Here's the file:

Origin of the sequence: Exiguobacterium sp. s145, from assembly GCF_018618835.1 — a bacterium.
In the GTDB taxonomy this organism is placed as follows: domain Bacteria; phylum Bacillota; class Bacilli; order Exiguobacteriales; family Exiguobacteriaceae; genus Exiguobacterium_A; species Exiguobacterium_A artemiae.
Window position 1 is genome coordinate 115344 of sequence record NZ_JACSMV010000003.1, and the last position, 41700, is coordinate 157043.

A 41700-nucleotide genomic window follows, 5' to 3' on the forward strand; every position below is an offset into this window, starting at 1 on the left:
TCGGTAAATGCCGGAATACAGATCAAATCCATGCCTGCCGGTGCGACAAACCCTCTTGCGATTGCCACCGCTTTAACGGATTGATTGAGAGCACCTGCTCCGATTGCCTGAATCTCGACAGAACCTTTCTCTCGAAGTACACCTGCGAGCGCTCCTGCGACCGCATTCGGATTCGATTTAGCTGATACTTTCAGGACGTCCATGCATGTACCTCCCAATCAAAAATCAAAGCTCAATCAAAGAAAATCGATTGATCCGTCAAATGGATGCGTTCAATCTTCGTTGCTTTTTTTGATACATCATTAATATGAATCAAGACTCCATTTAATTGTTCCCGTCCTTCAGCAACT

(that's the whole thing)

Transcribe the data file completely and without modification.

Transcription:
Origin of the sequence: Exiguobacterium sp. s145, from assembly GCF_018618835.1 — a bacterium.
In the GTDB taxonomy this organism is placed as follows: domain Bacteria; phylum Bacillota; class Bacilli; order Exiguobacteriales; family Exiguobacteriaceae; genus Exiguobacterium_A; species Exiguobacterium_A artemiae.
Window position 1 is genome coordinate 115344 of sequence record NZ_JACSMV010000003.1, and the last position, 41700, is coordinate 157043.

A 41700-nucleotide genomic window follows, 5' to 3' on the forward strand; every position below is an offset into this window, starting at 1 on the left:
TCGGTAAATGCCGGAATACAGATCAAATCCATGCCTGCCGGTGCGACAAACCCTCTTGCGATTGCCACCGCTTTAACGGATTGATTGAGAGCACCTGCTCCGATTGCCTGAATCTCGACAGAACCTTTCTCTCGAAGTACACCTGCGAGCGCTCCTGCGACCGCATTCGGATTCGATTTAGCTGATACTTTCAGGACGTCCATGCATGTACCTCCCAATCAAAAATCAAAGCTCAATCAAAGAAAATCGATTGATCCGTCAAATGGATGCGTTCAATCTTCGTTGCTTTTTTTGATACATCATTAATATGAATCAAGACTCCATTTAATTGTTCCCGTCCTTCAGCAACT